Guide to replicating SQL Server to PostgreSQL
There can be many reasons for wanting to replicate your data from a MS SQL Server installation to your PostgreSQL installation. For example, as a step in migration or to be able to use PostgreSQL features for data analysis while not having to touch existing clients working with MSSQL. For me in this case, I wanted to use tsearch2 to search some fulltext data, because the fulltext indexer in SQL Server really isn’t very good.
It turns out that SQL Server ships with replication functionality that can solve this problem with relatively little pain (depending on your schema of course), providing full transactional replication. It’s master/slave only, and SQL Server will be the master, but it’s still quite useful.
Here are the steps to do this for a simple example database – should work for more complex database as well of course. It expects you to set up a user named sqlrepl in the PostgreSQL database, that the replication system will use to connect with. Make sure that this user has permissions to connect from the SQL Server machine in pg_hba.conf.
- Make sure you have the PostgreSQL ODBC drivers installed on the SQL Server machine (I’m using version 8.01.02).
- Create the example databases:
- In SQL Server:
CREATE DATABASE origin go USE origin go CREATE TABLE tab1( id int identity not null primary key, t varchar(128) not null) INSERT INTO tab1 (t) VALUES ('Test 1') INSERT INTO tab1 (t) VALUES ('Test 2')
- Then, in PostgreSQL:
CREATE DATABASE slave OWNER sqlrepl; \connect slave CREATE TABLE tab1(id int not null primary key, t varchar(128) not null); ALTER TABLE tab1 OWNER TO sqlrepl;
- Create a ODBC System Datasource on the SQL Server. This is done using the odbcad32 command. Make sure that you create a system datasource, and make sure you use the PostgreSQL ANSI driver (there are some problems with the UNICODE driver in the way SQL Server uses it)
- Start SQL Server Enterprise Manager. Create a new linked server. This is done by right-clicking the Linked Servers node under Security and picking New Linked Server. Enter the name of the linked server (in all uppercase, in our case PGSLAVE), and pick the driver Microsoft OLE DB Provider for ODBC Drivers. Note that you should not pick the PostgreSQL ODBC driver here. Finally, enter the name of the ODBC datasource just created. Make sure the link works by clicking the Tables node and verify that you can see the tables of you database.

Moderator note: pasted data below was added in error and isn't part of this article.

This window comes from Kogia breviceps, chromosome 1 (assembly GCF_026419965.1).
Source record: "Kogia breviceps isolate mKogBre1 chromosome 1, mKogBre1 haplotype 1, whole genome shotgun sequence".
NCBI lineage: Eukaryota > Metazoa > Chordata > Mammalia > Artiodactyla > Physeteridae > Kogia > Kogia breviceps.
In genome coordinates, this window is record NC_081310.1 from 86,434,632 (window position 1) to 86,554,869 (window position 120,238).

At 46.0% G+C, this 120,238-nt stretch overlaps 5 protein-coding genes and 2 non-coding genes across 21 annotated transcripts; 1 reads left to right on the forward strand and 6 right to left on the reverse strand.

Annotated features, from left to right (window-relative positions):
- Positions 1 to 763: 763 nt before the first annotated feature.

- Configure the subscriber:
- Right-click on the Replication node and select Configure publishing, subscribers, and distribution.
- Select the tab Subscribers
- Click New
- Select OLE DB data source
- Pick the linked server you created (PGSLAVE). Re-enter the login information.
- Click OK and close all dialogs
- Create the publication:
- Right-click Publication under Replication and select New publication
- Select your database, click Next
- Select Transactional publication, click Next
- Uncheck SQL Server 2000 and check Heterogeneous data sources, click Next
- Click Article Defaults
- Open the Snapshot tab
- Change name conflicts to Keep existing table unchanged. In some cases it will work with drop and recreate, but I prefer creating the tables manually to make sure there is no mixup with datatypes and such (considering MSSQL doesn’t really know about PostgreSQL datatypes)
- Click OK
- Put a checkbox on the tables to replicate (tab1 in this example). Click Next
- You will get a warning about IDENTITY properties not being replicated to subscribers. This will happen if you have any IDENTITY columns in your table. In most cases, you can just ignore it. Click Next
- Possibly modify description if you want to, click Next
- Click next through the rest of the Wizard, and click Finish
- Create the subscription:
- Open properties for the publication
- Open the Subscriptions tab
- Click Push new
- Select the created subscriber (PGSLAVE)
- Click Next through the rest of the wizard, make sure to check the box for Start snapshot agent
- Now sit back and watch your MSSQL data first being bulk-loaded into PostgreSQL, and then transactionally replicated (you will see a couple of seconds delay after a commit, same as when you replicate between two SQL Servers).